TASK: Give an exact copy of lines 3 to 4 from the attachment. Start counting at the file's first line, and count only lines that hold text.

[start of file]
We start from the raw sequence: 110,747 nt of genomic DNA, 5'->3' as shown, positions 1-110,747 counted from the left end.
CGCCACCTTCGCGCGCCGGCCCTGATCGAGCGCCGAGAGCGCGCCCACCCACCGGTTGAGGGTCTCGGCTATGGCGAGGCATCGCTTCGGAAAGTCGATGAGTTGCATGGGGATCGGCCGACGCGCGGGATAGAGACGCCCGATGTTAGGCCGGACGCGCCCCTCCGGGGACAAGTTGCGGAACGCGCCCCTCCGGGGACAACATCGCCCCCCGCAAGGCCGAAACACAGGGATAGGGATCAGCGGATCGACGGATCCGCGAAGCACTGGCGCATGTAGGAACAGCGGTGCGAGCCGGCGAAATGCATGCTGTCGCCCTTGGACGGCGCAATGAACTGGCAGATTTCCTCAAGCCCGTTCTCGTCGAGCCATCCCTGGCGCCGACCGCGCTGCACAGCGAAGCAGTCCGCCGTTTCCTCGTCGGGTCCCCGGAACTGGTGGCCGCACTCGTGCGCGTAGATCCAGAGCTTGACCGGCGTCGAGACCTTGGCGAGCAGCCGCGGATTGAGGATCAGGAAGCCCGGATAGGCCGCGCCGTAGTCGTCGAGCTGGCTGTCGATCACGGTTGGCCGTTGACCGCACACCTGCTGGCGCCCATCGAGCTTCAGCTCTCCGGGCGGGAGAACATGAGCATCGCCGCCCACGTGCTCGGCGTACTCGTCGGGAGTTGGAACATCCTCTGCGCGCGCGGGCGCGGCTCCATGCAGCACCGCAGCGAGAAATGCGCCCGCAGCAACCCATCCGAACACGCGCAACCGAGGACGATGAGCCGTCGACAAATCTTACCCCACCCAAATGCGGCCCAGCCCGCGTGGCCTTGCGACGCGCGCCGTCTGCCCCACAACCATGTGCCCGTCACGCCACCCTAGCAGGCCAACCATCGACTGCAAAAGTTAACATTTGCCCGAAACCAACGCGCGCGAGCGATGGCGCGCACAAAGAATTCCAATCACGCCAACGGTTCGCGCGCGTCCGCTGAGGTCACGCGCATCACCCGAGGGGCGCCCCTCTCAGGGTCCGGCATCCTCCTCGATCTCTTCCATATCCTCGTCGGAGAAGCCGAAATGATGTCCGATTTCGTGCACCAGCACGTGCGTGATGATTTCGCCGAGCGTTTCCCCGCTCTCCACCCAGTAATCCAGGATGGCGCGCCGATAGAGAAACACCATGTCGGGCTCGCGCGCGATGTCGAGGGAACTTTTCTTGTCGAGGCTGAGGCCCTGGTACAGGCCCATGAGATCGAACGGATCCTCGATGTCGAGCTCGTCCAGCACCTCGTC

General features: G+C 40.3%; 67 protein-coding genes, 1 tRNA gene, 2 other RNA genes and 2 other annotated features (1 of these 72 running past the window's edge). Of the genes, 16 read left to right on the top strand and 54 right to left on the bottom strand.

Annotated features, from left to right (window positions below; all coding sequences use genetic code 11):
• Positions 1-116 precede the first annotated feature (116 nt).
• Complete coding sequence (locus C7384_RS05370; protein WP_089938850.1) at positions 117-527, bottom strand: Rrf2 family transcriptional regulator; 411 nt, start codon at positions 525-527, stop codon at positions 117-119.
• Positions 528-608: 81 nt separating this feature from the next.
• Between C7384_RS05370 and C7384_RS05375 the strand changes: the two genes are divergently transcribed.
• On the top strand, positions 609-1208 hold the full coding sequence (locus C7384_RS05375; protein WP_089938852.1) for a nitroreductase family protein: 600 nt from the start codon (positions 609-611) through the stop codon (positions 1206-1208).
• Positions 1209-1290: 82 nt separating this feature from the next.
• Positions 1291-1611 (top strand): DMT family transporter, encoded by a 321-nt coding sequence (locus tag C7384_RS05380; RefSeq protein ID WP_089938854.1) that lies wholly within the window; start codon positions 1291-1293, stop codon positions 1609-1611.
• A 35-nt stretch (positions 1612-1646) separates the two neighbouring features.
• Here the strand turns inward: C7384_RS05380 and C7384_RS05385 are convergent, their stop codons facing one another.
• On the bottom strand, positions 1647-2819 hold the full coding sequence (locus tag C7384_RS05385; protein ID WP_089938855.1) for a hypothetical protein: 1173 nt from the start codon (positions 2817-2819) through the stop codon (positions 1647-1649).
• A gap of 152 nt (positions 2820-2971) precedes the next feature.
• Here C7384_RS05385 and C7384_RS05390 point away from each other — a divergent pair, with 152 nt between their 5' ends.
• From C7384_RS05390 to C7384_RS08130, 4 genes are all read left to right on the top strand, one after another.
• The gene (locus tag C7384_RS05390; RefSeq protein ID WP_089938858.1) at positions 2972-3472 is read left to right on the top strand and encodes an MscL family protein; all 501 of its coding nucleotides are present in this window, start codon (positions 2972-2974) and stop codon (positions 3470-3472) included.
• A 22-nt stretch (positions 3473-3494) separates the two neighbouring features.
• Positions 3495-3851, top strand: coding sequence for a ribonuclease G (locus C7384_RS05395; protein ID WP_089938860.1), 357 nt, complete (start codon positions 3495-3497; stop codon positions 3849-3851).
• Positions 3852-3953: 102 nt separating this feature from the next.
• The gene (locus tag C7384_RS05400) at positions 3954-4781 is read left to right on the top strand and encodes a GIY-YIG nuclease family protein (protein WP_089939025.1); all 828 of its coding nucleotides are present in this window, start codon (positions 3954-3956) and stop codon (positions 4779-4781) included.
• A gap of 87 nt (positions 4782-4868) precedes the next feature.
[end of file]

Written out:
General features: G+C 40.3%; 67 protein-coding genes, 1 tRNA gene, 2 other RNA genes and 2 other annotated features (1 of these 72 running past the window's edge). Of the genes, 16 read left to right on the top strand and 54 right to left on the bottom strand.

Annotated features, from left to right (window positions below; all coding sequences use genetic code 11):